### Abstract

SNR, SINAD, THD, and ENOB values are common measures of the dynamic performance of ADCs, and ENOB can be calculated directly from the known values of SNR and THD.

### Introduction

The dynamic performance of an analog-to-digital converter (ADC) is determined by the effective number of bits (ENOB). In this application note, we examine the relationship of ENOB with other dynamic characteristics of ADCs such as signal-to-noise ratio (SNR), signal-to-noise and distortion ratio (SINAD), and total harmonic distortion (THD). We also compare the theoretically calculated ENOB of the MAX11216 24-bit high performance delta-sigma ADC to the measured value obtained in the lab.

### How Are SNR, SINAD, THD, and ENOB Related?

#### Signal-to-Noise Ratio

Signal-to-noise ratio (SNR) is the fundamental frequency signal power level (P_{S}) to the noise power level (P_{N}) ratio and is mathematically expressed in Equation 1.

SNR = 10log(P_{S}/P_{N}) = 10logP_{S} – 10logP_{N}.

The ideal theoretical SNR is calculated directly from the resolution (N bit) as SNR = (6.02 × N + 1.76)dB. However, for delta-sigma ADCs like the MAX11216, which features internal programmable low-pass digital filters, the SNR can be increased by adjusting the amount of filtering. Filter more by reducing the filter bandwidth for a higher SNR, and filter less by increasing the filter bandwidth for a higher data rate.

Figure 1 shows a fast Fourier transform (FFT) of the MAX11216 with continuous mode, sinc filter, and buffer features. P_{S} is the fundamental frequency signal power level and P_{N} is the noise power level, resulting in an SNR of 110.4dB at a data rate of 8Ksps. FFT is an analog spectrum analyzer that measures the amplitude of the fundamental frequency and its various harmonics as well as the non-harmonic spurious and noise components of a digitized signal.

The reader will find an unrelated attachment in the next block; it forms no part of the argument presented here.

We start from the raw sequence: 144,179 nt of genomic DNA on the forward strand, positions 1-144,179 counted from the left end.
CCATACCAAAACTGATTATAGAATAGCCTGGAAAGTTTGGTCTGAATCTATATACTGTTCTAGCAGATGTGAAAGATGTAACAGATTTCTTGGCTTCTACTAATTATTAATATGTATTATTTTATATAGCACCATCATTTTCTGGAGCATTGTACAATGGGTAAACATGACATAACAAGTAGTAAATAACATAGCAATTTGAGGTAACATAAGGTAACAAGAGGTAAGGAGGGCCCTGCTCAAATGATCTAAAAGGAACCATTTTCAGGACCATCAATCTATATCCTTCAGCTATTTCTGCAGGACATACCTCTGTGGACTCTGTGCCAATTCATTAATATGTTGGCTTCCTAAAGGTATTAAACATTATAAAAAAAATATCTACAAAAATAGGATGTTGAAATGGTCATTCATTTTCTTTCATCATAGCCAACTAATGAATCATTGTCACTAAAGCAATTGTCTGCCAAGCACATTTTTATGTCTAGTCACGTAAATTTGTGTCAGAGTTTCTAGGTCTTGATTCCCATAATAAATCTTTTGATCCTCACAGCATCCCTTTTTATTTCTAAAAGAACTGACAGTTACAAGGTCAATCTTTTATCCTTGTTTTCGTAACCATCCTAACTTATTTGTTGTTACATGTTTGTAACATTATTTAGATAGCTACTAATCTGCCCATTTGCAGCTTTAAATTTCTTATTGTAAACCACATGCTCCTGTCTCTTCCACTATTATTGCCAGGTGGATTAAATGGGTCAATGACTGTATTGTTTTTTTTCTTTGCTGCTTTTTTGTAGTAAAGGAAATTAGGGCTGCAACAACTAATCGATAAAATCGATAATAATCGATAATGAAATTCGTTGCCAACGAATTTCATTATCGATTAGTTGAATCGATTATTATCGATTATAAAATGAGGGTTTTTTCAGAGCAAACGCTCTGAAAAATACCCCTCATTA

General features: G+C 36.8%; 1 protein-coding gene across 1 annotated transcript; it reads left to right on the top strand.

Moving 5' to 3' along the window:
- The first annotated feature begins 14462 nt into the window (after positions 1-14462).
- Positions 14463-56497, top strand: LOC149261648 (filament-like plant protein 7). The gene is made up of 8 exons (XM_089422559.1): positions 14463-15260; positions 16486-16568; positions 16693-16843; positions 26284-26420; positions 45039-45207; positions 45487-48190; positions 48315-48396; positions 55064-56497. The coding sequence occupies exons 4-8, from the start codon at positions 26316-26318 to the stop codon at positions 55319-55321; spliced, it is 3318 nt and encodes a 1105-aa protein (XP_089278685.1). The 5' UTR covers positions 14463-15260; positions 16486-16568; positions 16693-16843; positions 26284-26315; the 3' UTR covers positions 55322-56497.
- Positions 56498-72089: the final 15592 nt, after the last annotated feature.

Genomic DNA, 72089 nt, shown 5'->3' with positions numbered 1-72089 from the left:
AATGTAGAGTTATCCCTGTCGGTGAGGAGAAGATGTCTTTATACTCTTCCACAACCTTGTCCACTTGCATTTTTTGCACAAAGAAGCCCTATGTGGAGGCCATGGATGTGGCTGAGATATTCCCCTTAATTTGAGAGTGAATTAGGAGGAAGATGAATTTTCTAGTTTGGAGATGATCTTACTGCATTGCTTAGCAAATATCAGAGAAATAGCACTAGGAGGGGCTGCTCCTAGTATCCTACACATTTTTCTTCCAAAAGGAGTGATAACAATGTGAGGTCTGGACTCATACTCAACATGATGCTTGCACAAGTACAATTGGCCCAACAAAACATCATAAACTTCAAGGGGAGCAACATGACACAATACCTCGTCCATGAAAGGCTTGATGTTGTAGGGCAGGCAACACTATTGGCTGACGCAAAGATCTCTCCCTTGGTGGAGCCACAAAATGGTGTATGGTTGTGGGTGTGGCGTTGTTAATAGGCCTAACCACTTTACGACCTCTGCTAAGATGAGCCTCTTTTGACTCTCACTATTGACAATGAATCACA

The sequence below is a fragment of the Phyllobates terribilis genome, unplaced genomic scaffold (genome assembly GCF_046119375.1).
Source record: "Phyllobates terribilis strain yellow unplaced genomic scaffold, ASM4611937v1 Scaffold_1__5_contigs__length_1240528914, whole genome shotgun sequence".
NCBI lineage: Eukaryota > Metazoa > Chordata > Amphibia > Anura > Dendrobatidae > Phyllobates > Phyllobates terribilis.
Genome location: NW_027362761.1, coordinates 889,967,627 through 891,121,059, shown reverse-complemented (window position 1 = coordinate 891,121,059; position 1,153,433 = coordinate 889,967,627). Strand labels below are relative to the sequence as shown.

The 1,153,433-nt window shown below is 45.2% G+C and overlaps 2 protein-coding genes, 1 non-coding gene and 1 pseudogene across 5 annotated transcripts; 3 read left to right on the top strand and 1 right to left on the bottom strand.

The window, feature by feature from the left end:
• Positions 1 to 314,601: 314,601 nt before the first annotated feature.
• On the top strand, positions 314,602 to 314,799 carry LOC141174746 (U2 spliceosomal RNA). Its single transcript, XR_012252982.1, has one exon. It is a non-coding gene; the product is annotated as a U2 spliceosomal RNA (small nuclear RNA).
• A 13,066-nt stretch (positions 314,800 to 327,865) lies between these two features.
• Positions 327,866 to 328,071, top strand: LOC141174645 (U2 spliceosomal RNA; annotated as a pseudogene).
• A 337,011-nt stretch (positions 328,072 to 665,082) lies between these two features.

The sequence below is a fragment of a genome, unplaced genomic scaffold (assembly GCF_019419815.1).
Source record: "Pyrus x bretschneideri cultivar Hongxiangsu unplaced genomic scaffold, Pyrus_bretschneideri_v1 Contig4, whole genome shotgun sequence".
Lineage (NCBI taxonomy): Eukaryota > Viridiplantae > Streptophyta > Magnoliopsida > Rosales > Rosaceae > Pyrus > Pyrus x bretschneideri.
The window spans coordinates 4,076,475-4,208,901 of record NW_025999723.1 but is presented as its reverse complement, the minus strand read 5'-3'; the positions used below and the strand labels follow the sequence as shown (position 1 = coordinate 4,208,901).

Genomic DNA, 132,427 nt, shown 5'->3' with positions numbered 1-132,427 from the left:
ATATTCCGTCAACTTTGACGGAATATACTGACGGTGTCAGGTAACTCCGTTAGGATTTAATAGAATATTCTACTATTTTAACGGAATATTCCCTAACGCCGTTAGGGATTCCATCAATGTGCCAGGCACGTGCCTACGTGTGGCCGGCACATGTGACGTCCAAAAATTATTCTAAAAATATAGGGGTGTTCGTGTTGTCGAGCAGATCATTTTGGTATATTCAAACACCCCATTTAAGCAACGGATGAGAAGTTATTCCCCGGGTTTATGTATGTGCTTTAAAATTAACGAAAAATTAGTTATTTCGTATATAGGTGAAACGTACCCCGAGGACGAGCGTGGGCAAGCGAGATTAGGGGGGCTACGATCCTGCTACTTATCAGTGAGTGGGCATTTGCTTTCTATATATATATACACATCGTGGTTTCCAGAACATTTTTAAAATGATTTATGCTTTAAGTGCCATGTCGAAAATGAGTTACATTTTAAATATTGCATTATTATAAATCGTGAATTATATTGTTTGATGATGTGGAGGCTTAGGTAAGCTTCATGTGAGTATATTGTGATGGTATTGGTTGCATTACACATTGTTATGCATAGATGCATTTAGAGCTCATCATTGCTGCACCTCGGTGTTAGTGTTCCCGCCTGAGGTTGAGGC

#### Signal-to-Noise and Distortion Ratio

Signal-to-noise and distortion ratio (SINAD) is the fundamental frequency signal power level (P_{S}) to the noise plus distortion power level (P_{N+D}) ratio. SINAD is mathematically expressed as in equation 2.

SINAD = 10log[P_{S}/(P_{N+D}] = 10logP_{S} – 10logP_{N+D}.

Distortion includes the harmonics and spurious as shown in Figure 2 of a MAX11216 FFT with continuous mode, sinc filter, and buffer features and SINAD = 109.4dB at a data rate of 8Ksps.

#### Total Harmonic Distortion

Total harmonic distortion (THD) is the ratio of the fundamental signal power level to the power of the sum of its harmonics excluding noise. Generally, the first five harmonics contribute to the most distortion. Hence, in calculating THD, only the first five harmonics are used as shown in Equation 3.

THD (dB) = 10log(P_{S}) – 10log(P_{2} + P_{3} + P_{4} + P_{5} + P_{6})

where P_{S} and P_{2} to P_{6} are in mW.

For example, if P_{S} = P_{1} = 1mW, P_{2} = 0.1nW, P_{3} = 0.01nW, P_{4} = 0.001nW, P_{5} = 0.0001nW, and P_{6} = 0.00001nW, then the THD is calculated as follows:

THD(dB) = 10log(1) – 10log[(0.1 + 0.01 + 0.001 + 0.0001 + 0.00001) × 10^{−6}]

THD(dB) = −69.5074dB

If the sixth harmonic of 0.00002nW was counted, the THD would increase to −69.5070dB, which is very insignificant.

Figure 3 shows the MAX11216 with a THD of -116.3dB, an input frequency of 1KHz, a sample rate of 8Ksps, and continuous mode, sinc filter, and buffer features.

### Effective Number of Bits

The effective number of bits (ENOB) is the number of bits when both noise and distortion are considered and is mathematically expressed in Equation 4.

ENOB = (SINAD – 1.76)/6.02

To express ENOB in terms of SNR and THD, see the following calculations:

- Use Equation 2 and Equation 1 as follows to determine Equation 5: